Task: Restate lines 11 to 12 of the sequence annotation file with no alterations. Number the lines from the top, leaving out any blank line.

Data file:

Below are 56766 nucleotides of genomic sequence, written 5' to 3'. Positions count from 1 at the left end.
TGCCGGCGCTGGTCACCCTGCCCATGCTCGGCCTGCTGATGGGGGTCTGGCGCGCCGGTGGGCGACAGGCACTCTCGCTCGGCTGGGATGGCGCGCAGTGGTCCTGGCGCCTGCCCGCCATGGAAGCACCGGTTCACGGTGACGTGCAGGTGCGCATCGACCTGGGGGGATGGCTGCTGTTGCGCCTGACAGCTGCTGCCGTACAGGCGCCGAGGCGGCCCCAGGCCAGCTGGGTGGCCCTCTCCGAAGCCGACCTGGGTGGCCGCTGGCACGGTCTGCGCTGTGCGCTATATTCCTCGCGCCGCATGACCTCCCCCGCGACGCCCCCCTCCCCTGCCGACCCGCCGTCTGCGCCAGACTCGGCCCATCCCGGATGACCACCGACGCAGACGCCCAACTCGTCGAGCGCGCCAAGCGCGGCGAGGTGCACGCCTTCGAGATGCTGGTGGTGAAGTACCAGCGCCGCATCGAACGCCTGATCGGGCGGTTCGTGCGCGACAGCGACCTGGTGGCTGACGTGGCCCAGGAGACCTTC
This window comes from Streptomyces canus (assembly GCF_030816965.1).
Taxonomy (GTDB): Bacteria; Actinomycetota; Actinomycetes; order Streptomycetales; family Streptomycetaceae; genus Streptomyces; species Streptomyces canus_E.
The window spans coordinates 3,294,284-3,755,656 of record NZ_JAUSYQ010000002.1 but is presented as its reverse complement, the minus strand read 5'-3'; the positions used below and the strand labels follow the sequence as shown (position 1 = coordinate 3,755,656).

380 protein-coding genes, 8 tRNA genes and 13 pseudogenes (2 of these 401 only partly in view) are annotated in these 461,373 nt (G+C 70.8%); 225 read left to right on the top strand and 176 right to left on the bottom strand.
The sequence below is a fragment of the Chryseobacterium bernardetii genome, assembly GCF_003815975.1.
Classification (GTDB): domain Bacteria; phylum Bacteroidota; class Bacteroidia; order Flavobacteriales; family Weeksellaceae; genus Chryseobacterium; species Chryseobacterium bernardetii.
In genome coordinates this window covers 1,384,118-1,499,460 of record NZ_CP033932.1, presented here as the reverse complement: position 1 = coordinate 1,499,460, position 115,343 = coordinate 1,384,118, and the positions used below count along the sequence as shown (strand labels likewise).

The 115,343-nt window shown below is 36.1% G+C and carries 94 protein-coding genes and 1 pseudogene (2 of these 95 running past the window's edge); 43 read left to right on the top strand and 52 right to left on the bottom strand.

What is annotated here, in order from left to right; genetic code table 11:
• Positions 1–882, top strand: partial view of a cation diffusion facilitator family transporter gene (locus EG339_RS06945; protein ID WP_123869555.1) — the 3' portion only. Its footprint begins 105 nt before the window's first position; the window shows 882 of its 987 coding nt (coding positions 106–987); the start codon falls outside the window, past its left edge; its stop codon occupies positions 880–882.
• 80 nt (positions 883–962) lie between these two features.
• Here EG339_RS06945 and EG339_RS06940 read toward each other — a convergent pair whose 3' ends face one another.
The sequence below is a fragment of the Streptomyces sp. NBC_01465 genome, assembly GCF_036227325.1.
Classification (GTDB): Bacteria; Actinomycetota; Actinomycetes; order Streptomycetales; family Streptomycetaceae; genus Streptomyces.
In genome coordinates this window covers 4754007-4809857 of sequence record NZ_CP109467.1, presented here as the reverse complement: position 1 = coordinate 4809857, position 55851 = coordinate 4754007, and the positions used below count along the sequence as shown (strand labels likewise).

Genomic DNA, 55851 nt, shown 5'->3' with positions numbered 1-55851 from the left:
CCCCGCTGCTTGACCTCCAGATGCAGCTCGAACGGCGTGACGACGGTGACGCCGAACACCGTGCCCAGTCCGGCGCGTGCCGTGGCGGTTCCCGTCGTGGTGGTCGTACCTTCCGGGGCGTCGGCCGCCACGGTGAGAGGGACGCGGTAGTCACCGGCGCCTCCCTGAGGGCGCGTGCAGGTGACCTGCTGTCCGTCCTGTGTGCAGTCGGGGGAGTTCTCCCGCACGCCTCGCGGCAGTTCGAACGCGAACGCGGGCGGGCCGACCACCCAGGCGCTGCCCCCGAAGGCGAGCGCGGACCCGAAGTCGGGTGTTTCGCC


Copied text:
What is annotated here, in order from left to right; genetic code table 11:
• Positions 1–882, top strand: partial view of a cation diffusion facilitator family transporter gene (locus EG339_RS06945; protein ID WP_123869555.1) — the 3' portion only. Its footprint begins 105 nt before the window's first position; the window shows 882 of its 987 coding nt (coding positions 106–987); the start codon falls outside the window, past its left edge; its stop codon occupies positions 880–882.